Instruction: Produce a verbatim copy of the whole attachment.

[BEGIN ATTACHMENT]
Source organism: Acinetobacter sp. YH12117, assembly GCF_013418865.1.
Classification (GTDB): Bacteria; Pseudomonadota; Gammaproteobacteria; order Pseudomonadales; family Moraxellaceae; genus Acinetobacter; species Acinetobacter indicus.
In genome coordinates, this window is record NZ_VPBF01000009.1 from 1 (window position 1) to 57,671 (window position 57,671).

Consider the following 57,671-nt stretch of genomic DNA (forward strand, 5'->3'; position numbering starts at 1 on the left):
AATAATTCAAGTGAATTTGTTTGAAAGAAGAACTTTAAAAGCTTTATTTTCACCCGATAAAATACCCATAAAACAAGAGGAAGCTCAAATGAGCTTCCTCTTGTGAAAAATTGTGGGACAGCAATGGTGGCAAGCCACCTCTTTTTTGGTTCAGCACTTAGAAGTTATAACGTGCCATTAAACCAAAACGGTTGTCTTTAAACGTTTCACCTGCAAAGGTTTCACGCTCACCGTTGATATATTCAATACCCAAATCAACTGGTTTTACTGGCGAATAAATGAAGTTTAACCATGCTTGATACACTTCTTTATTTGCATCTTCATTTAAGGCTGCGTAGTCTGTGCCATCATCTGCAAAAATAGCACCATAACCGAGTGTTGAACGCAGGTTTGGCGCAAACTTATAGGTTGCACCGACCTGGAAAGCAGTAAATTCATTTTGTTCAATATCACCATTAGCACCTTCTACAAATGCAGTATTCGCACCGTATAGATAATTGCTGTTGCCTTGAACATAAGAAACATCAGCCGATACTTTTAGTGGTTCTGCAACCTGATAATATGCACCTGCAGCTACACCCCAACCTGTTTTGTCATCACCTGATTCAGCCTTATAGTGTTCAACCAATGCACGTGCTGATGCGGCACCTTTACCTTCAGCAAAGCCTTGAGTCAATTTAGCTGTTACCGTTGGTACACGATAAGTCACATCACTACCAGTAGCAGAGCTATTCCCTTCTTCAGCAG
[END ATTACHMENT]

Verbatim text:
Source organism: Acinetobacter sp. YH12117, assembly GCF_013418865.1.
Classification (GTDB): Bacteria; Pseudomonadota; Gammaproteobacteria; order Pseudomonadales; family Moraxellaceae; genus Acinetobacter; species Acinetobacter indicus.
In genome coordinates, this window is record NZ_VPBF01000009.1 from 1 (window position 1) to 57,671 (window position 57,671).

Consider the following 57,671-nt stretch of genomic DNA (forward strand, 5'->3'; position numbering starts at 1 on the left):
AATAATTCAAGTGAATTTGTTTGAAAGAAGAACTTTAAAAGCTTTATTTTCACCCGATAAAATACCCATAAAACAAGAGGAAGCTCAAATGAGCTTCCTCTTGTGAAAAATTGTGGGACAGCAATGGTGGCAAGCCACCTCTTTTTTGGTTCAGCACTTAGAAGTTATAACGTGCCATTAAACCAAAACGGTTGTCTTTAAACGTTTCACCTGCAAAGGTTTCACGCTCACCGTTGATATATTCAATACCCAAATCAACTGGTTTTACTGGCGAATAAATGAAGTTTAACCATGCTTGATACACTTCTTTATTTGCATCTTCATTTAAGGCTGCGTAGTCTGTGCCATCATCTGCAAAAATAGCACCATAACCGAGTGTTGAACGCAGGTTTGGCGCAAACTTATAGGTTGCACCGACCTGGAAAGCAGTAAATTCATTTTGTTCAATATCACCATTAGCACCTTCTACAAATGCAGTATTCGCACCGTATAGATAATTGCTGTTGCCTTGAACATAAGAAACATCAGCCGATACTTTTAGTGGTTCTGCAACCTGATAATATGCACCTGCAGCTACACCCCAACCTGTTTTGTCATCACCTGATTCAGCCTTATAGTGTTCAACCAATGCACGTGCTGATGCGGCACCTTTACCTTCAGCAAAGCCTTGAGTCAATTTAGCTGTTACCGTTGGTACACGATAAGTCACATCACTACCAGTAGCAGAGCTATTCCCTTCTTCAGCAG